New England Colonial Revival 

Fashioned after early houses in New England, these homes are two-and-a-half stories with a central hallway. These houses have symmetrical facades, few projections, and often include elaborate cornices. Exteriors are faced with narrow or wide clapboard siding but can be sided with brick and stone. 

English Country Revival

These imposing-looking stone houses, sometimes referred to as "Cottswald" style, are usually two or two-and-a-half stories with steeply-pitched gable roofs. It is not uncommon to find on these types of revival houses that the slates for the roofs are placed with greater surface exposure low on the roof area, and grows narrower as the tows of slates reach up towards the ridgeline of the roof. In doing so the slates help to add an optical illusion that the roof area is larger and steeper than it is. The multiple windows are often leaded glass and the multiple chimneys are often topped with terra cotta chimney pots. The example at 2427 Tremont Road was built by George and May Chennell between 1931 and 1933. George had the house designed in a style that reminded him of his native village in England. The couple moved into their home in the late summer of 1933, but their tenure was short lived. George died of natural causes a little over three month after occupying the house. Mary Chennell never fully recovered from the shock of her husband's death and died at the house in the spring of 1934.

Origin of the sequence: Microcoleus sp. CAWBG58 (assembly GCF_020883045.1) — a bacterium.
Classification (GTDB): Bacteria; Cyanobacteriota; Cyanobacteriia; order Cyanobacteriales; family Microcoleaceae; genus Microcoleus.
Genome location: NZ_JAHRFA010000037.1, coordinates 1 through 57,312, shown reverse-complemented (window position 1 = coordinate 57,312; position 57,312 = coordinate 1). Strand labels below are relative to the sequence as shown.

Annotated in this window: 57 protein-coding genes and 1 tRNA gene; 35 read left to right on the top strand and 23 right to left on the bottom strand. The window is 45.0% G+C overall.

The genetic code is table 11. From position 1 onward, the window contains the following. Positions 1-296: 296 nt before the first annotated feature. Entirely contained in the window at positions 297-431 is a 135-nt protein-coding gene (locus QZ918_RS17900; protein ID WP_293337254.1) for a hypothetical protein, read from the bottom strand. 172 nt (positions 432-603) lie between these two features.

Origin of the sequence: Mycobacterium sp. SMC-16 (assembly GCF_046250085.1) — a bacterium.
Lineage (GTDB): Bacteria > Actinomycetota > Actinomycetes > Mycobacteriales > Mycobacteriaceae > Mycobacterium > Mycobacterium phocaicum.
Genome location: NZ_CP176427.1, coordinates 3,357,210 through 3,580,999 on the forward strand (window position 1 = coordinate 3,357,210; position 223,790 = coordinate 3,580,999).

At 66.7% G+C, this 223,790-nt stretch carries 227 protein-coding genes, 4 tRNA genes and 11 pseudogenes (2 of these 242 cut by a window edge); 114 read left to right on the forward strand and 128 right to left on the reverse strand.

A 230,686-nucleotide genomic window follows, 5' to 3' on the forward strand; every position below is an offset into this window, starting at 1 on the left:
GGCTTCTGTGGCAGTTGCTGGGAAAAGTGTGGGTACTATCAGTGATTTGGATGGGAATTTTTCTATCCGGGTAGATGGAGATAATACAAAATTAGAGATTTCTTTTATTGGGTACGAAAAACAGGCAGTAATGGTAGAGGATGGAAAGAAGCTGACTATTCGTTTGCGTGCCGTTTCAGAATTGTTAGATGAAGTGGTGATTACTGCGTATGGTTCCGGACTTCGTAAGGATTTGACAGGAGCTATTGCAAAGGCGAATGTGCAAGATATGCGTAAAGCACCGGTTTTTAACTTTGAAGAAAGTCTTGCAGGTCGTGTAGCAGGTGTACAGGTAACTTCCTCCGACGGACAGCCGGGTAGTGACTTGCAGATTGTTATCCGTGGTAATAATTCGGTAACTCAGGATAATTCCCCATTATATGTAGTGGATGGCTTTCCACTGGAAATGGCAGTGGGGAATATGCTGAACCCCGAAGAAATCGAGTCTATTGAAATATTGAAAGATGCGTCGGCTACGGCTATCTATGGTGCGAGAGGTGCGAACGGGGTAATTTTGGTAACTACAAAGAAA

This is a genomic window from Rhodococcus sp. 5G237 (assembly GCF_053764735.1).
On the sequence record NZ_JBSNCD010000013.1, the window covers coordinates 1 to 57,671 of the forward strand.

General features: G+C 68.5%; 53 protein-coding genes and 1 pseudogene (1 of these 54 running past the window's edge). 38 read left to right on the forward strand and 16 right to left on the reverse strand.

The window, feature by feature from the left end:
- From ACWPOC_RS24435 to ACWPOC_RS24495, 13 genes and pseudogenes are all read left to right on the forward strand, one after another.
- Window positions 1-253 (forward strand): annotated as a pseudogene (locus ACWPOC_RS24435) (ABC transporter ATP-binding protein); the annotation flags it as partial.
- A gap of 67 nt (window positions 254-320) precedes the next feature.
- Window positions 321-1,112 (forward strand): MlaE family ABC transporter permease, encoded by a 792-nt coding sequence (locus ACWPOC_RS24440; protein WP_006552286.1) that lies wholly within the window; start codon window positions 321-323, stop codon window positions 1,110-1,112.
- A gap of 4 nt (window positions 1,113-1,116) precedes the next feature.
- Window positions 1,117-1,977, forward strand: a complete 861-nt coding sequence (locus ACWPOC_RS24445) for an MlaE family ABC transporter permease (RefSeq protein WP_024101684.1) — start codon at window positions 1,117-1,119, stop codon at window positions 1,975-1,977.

French Normandy Revival

These houses were fashioned after homes in the Normandy province of France where the house and barn were combined into one building. The front turret resembled a silo where grain was stored and in the revival style it serves as the entrance. An example of this style is at 2176 North Parkway and was designed by Robert R. Royce and built in 1932. 

French Provincial Revival

This formal chateau-style home is known for its steep, high, hip roof and protruding French window. It is one-and-a-half to two-and-a-half stories, and often the second story windows have a curved head that breaks through the cornice. Siding is often a combination of stucco with brick or stone. The example at 2237 Cambridge Blvd. was designed by Robert R. Royce. 

Spanish Colonial or Mediterranean Revival

Stucco walls and low-pitched clay tile roofs are hallmarks of the Spanish Colonial Revival or Mediterranean Revival styles. Popularized in California during the early 1900, the style also made use of arched opening, ceramic tile detail and iron-fronted balconies. Before it was demolished tin 2001 the house at 2459 Tremont Road, had three fountains and hand-painted tiles purchases by the owner in Italy. Most of the wall of the living room was a floor-to-ceiling, clear, stained-glass window of a ship. This home was designed by Charles Inscho in 1937. 

Cape Cod Revival

The Cape Cop Revival-style home was an extremely popular and affordable home in the United States from the 1920s through the 1950s. Based upon the saltbox-type house of the early colonists in New England, the original versions had low central chimneys, but many revival-style designed have end chimneys. There is usually a central entrance and the steeply pitched, gabled roof is shingled. The windows are usually framed by shutters.